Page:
As explained in this post
git checkout -b <mybranch> runs two commands simultaneously
git branch <mybranch>
git checkout <mybranch>
I created a new git repository with
git init. Now When I run
git branch development I get the error:
Not a valid object name: 'development'.
If I run
git checkout newbranch. I get the error:
pathspec 'newbranch2' did not match any file(s) known to git.
But if I use
git checkout -b BigShotBranch then it simply creates that local branch with the message:
Switched to a new branch 'BigShotBranch'
so my question is why was the
-b flag able to create the branch while any other method could not? Does the
-b flag only combine two commands or do anything more than that?
P.S: This seems to be a glitch in git. After
git checkout -b development the master branch is actually renamed to
development. There is no master branch now.
A newly created empty repository is a corner case. Though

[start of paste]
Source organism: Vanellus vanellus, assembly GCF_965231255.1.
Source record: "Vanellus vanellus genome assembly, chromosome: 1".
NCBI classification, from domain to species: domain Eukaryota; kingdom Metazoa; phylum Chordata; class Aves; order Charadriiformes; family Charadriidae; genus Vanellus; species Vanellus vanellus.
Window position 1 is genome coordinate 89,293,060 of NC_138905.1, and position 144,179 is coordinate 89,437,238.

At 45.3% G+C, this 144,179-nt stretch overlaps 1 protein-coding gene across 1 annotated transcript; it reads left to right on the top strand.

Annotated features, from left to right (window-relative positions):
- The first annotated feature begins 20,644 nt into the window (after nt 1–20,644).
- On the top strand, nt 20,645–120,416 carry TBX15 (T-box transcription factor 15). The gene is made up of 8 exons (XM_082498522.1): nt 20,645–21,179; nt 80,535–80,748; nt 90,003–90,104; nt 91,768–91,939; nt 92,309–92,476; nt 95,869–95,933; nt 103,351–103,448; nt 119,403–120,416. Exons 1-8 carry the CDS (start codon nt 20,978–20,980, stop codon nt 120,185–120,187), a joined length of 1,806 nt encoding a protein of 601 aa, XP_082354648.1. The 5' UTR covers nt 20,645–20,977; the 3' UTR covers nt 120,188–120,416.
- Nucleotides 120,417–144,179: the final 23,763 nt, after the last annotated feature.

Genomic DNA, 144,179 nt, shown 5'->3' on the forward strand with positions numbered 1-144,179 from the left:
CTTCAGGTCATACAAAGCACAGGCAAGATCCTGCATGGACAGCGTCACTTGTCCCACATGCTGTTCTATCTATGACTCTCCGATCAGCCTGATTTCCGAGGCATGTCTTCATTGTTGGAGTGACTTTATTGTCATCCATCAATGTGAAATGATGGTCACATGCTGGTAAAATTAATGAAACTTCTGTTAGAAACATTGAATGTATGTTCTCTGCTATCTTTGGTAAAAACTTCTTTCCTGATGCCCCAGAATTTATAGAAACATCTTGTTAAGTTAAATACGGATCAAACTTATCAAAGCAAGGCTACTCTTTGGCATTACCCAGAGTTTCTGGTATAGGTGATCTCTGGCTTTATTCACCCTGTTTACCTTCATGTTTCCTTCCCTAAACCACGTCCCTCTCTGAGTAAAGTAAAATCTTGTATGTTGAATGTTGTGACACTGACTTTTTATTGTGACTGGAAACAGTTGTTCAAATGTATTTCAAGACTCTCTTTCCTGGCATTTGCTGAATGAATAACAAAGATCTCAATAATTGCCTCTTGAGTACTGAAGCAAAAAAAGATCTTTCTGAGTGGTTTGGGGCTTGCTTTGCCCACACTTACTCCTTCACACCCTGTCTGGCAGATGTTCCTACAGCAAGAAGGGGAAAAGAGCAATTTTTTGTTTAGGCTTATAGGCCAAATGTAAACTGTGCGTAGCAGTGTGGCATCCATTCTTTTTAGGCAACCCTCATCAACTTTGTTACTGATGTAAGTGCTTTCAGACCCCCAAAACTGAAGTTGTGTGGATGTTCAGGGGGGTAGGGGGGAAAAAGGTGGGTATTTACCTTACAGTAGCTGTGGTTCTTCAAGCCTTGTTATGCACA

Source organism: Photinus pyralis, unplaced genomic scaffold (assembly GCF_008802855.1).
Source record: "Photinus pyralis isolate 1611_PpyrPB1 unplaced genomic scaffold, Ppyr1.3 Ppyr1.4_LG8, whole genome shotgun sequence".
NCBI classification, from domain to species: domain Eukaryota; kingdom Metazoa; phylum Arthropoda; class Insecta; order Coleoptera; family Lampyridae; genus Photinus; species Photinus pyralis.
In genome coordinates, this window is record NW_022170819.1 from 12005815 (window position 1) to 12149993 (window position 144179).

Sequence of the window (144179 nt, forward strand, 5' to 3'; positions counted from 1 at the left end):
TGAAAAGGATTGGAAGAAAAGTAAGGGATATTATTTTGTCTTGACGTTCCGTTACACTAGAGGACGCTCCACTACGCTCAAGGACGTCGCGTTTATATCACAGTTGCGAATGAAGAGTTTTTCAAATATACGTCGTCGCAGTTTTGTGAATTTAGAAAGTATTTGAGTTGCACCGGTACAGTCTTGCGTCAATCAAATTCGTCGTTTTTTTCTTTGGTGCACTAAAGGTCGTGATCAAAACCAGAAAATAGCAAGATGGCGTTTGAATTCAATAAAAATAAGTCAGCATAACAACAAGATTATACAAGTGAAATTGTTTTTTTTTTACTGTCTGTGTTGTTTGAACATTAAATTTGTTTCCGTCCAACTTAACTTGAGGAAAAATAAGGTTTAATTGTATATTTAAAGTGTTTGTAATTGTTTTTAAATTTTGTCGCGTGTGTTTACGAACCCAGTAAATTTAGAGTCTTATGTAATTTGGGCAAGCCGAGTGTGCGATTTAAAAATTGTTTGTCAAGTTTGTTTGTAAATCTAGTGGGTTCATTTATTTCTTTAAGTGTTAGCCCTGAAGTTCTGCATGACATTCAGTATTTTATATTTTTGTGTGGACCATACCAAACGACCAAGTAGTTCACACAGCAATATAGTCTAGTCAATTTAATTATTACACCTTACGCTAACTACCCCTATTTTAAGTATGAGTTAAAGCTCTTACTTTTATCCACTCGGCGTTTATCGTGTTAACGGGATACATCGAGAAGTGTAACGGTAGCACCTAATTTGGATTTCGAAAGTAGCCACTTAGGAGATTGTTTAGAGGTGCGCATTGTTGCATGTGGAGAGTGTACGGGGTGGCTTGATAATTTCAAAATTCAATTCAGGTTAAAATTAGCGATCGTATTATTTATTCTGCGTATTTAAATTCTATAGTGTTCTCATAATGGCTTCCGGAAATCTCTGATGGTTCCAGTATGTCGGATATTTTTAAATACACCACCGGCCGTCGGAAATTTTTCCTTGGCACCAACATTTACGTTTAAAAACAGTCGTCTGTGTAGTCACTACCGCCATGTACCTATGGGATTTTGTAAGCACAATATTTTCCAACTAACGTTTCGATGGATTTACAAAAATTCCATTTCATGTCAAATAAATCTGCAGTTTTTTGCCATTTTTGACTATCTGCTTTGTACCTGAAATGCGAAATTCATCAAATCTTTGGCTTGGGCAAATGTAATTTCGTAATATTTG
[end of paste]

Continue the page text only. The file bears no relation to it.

.git/HEAD refers to
.git/refs/heads/ is yet empty. "
newbranch" tries to resolve
HEAD (in order to start the new branch from the current commit) and fails.
Even though "
git checkout -b" is explained with the help of "
git branch", underneath the former doesn't directly call the latter (but they obviously share some lower level code). Note that
git checkout supports creating root branches via the
--orphan switch, which
git branch cannot. Evidently, in the empty repository situation
git branch -b is actually run as
git branch --orphan.